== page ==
• Joel Ryan

"Frozen 2" Travels "Into the Unknown": But is it Worth the Journey?

To the surprise of absolutely no one, Disney’s Frozen 2 had a monster opening weekend at the box office. And if the pop culture and commercial avalanche that was the original Frozen gives us any hint of what could be, Disney’s latest sequel will probably become another financial cash cow for the seemingly unstoppable House of Mouse.

But is it good? Financial success aside, that is the question!

To be clear, the original Frozen is not my favorite Disney film. It's not Disney's best by a long shot, mountain, or Herculean mile. But it did hit enough right notes to make up for its discords and deficiencies.

What worked? Well, what do almost all successful Disney animated musicals have in common:

  1. Lovable characters,

  2. Gorgeous animation,

  3. Show-stopping songs,

  4. An understanding and application of successful archetypes

We will forgive a lot of miscues if most of these four elements are performing at their best. I'll give Frozen three out of the four. I've highlighted the one I feel is missing.

The question now becomes: does Frozen 2 hit any of these notes? We know it’s going to break records, but is it a worthy sequel and worthwhile adventure to go on this Thanksgiving?

SPOILERS ahead if you have not seen Frozen 2!

Frozen 2 takes narrative risks, expands the magic of its Nordic world, and sends its characters on a journey that attempts to grapple with some pretty modern themes (perhaps to a fault).

Similar to one of its new songs, it takes its characters and the audience “Into the Unknown”. However, much of the magic of classic Disney adventures is missing from this particular story, which often tries to subvert traditional archetypes with a more contemporary message.

Let me break it down.

The Characters

With Frozen 2, all of the characters are back, but in the opening song “Some Things Never Change” we learn that everyone is older, not much has changed, but they're all about to experience some sort of transformation.

There’s a lot of missed moments to show us what these characters have been up to since we last left them.

  • How has Elsa been doing as the new queen of Arendelle?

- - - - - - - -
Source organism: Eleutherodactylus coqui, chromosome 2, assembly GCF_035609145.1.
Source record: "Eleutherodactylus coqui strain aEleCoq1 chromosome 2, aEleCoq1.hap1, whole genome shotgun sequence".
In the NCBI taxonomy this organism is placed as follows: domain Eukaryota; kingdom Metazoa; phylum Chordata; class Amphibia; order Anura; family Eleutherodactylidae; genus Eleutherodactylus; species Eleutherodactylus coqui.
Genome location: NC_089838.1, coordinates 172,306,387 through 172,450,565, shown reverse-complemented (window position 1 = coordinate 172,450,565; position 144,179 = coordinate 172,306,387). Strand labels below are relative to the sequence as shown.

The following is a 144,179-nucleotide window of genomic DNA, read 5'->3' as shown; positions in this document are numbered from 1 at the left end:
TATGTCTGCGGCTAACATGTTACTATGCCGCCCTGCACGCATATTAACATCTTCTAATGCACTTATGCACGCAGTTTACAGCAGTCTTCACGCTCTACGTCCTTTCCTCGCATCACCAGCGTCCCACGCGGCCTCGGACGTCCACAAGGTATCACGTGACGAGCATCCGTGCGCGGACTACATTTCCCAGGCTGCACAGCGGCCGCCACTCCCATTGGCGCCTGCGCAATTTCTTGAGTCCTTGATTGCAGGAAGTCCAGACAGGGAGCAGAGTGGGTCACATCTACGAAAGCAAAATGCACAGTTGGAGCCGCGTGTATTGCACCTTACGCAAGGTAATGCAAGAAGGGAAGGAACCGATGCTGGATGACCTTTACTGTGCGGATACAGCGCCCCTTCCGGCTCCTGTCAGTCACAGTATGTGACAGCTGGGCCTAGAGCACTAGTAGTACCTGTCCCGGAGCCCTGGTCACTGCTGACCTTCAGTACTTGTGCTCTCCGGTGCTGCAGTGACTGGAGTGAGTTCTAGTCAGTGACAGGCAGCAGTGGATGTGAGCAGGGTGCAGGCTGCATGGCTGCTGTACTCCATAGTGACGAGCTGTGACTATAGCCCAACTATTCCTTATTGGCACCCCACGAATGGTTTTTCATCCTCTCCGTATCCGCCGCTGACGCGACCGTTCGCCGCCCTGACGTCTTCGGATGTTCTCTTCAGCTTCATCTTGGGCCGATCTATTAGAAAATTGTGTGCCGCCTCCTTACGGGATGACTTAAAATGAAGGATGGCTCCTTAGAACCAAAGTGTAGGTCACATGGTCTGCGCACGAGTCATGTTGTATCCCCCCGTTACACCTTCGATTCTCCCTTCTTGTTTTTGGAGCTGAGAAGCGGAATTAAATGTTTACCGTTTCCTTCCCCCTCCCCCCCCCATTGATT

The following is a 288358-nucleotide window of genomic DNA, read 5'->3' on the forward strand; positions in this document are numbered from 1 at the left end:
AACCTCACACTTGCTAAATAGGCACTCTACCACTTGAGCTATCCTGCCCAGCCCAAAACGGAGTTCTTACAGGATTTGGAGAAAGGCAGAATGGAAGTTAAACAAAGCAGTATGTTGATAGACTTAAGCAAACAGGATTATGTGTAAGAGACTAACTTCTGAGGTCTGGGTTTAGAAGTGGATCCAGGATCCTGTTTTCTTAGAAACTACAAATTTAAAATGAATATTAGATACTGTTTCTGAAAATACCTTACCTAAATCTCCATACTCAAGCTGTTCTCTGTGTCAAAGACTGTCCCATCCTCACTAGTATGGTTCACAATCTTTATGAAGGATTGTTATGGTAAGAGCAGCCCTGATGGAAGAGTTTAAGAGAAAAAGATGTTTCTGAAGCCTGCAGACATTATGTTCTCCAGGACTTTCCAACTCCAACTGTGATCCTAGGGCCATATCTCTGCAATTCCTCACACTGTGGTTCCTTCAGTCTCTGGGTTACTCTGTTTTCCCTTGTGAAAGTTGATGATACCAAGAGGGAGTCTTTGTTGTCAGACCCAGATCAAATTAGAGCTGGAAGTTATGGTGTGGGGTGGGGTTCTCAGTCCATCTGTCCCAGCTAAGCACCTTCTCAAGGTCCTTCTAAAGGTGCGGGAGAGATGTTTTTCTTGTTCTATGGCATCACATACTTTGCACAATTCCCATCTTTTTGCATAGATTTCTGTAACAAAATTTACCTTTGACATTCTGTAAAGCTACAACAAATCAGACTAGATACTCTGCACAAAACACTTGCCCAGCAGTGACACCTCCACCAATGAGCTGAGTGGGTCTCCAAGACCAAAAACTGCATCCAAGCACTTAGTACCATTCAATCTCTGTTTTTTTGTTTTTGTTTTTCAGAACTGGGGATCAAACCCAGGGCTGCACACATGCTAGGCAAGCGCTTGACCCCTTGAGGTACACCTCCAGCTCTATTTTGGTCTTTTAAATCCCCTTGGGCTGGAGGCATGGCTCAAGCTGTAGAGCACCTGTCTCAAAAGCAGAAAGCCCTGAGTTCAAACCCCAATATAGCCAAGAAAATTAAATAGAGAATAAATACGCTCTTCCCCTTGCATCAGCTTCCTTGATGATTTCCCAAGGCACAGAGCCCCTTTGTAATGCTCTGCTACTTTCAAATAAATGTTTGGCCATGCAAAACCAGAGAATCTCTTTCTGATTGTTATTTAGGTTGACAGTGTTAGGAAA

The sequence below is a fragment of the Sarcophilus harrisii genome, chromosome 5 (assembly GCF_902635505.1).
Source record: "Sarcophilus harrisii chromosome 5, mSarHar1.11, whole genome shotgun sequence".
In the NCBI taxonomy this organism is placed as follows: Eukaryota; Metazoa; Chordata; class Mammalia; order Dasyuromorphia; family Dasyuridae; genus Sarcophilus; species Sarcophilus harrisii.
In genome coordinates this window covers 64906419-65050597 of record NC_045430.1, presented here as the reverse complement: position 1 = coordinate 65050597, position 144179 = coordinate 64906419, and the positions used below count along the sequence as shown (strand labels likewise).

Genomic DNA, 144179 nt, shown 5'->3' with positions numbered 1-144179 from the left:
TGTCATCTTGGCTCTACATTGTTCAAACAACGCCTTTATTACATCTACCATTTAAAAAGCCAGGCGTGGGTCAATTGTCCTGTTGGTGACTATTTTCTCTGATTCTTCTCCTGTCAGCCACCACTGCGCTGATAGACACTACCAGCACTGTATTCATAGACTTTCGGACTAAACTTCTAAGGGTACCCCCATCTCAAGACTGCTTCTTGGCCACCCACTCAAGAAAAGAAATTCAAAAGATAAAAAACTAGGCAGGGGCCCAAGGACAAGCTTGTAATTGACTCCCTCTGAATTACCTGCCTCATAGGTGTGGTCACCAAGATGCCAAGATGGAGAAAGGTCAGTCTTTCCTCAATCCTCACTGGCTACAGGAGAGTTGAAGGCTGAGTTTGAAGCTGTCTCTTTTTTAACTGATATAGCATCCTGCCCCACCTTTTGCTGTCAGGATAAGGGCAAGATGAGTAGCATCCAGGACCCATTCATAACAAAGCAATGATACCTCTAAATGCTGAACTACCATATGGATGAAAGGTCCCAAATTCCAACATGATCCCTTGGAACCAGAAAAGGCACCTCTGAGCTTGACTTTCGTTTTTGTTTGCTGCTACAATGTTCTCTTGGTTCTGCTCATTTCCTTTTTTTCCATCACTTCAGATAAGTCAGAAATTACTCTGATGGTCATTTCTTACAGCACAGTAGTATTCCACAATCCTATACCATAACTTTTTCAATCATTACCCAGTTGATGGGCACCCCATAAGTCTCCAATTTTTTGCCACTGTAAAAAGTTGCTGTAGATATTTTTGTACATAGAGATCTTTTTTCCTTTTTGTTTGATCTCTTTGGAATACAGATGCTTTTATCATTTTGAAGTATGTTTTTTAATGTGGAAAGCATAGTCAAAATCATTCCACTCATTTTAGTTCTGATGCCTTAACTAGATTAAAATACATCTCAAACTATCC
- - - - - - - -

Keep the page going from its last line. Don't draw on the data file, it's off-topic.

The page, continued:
• What’s Anna’s role in Arendelle now that her sister is queen?

  • How does Kristoff fit into all of this?

  • Who are these characters now and what do they now want/need?

Before we’ve had the chance to even get reacquainted with them, Elsa receives her new "call to adventure", which sends our heroes on a journey north to the Enchanted Forrest. There they discover what secrets of the past mean for the future of Arendelle as well as Anna and Elsa.

While I do understand where Anna and Elsa end up at the end of the film, the path to getting there often feels rushed, uneven, forced, and perhaps unearned.

The original Frozen did the same with the character of Hans, who had very little development, only a final moment of villainy and betrayal that really bore no consequence on what happened between Anna and Elsa or even Arendelle.

Here's a question: can you really call a character the primary villain if they have a mostly benign impact on the story and don't provide much conflict for its main characters?

The same question can be asked of Frozen 2. Who's the real villain of this story? I'll address this more in a moment.

Looking back at the original Frozen, and this may just be my take, but making a mostly charming and amicable character like Hans a surprise villain at the end isn't as effective as allowing the characters to grow with that story.

Again, Hans can absolutely be the big bad, but if that's the case, make him one. Make his actions actually an obstacle to Anna and Elsa and the plot.

Disney has always given us iconic villains to stand against the heroes. In Frozen, why wait until the last possible second to surprise us with a Hans villain twist?

I understand that Hans is created to be a subversion of the Prince Charming archetype. That's fine. He looks and sounds good on the outside but masks his true sordid/devilish intentions on the inside. There's definitely a lesson to be learned here about trust and appearances being deceiving.

Subverting the familiar can be a really fun trope to play with as a writer.

However, part of what makes figures like the the wolf of Little Red Riding Hood, The Odyssey's Sirens, Pinocchio's Honest John (Fox) and Gideon (Cat), or The Bible's Delilah so powerful (and frightening) is that we, the reader, discern they are bad news before the hero does. At the very least, we assume something isn't quite right about these characters.